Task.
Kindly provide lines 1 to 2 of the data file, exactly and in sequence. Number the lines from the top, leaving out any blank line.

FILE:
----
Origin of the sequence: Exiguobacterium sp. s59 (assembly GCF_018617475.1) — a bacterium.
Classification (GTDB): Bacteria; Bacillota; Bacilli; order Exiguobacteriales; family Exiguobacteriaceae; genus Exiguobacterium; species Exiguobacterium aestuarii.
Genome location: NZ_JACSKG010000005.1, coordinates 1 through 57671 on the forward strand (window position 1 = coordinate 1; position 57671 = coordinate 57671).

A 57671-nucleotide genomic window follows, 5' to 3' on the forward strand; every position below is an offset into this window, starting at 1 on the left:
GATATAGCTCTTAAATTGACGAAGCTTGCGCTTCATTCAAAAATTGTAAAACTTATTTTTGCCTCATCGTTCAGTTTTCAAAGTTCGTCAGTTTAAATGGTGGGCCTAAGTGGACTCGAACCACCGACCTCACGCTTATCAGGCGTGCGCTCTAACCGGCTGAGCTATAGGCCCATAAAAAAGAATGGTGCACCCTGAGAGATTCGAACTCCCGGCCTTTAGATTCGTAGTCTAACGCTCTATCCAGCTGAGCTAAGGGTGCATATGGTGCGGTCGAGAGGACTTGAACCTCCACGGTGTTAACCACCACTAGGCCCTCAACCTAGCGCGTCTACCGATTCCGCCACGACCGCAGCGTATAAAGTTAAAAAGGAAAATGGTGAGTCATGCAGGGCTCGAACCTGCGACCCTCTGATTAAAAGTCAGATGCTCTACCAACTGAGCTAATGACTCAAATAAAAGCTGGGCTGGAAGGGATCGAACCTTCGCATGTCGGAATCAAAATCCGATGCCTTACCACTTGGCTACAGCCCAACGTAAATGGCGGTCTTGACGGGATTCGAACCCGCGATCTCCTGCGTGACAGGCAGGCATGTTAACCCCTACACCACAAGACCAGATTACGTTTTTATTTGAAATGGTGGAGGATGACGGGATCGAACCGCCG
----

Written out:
Origin of the sequence: Exiguobacterium sp. s59 (assembly GCF_018617475.1) — a bacterium.
Classification (GTDB): Bacteria; Bacillota; Bacilli; order Exiguobacteriales; family Exiguobacteriaceae; genus Exiguobacterium; species Exiguobacterium aestuarii.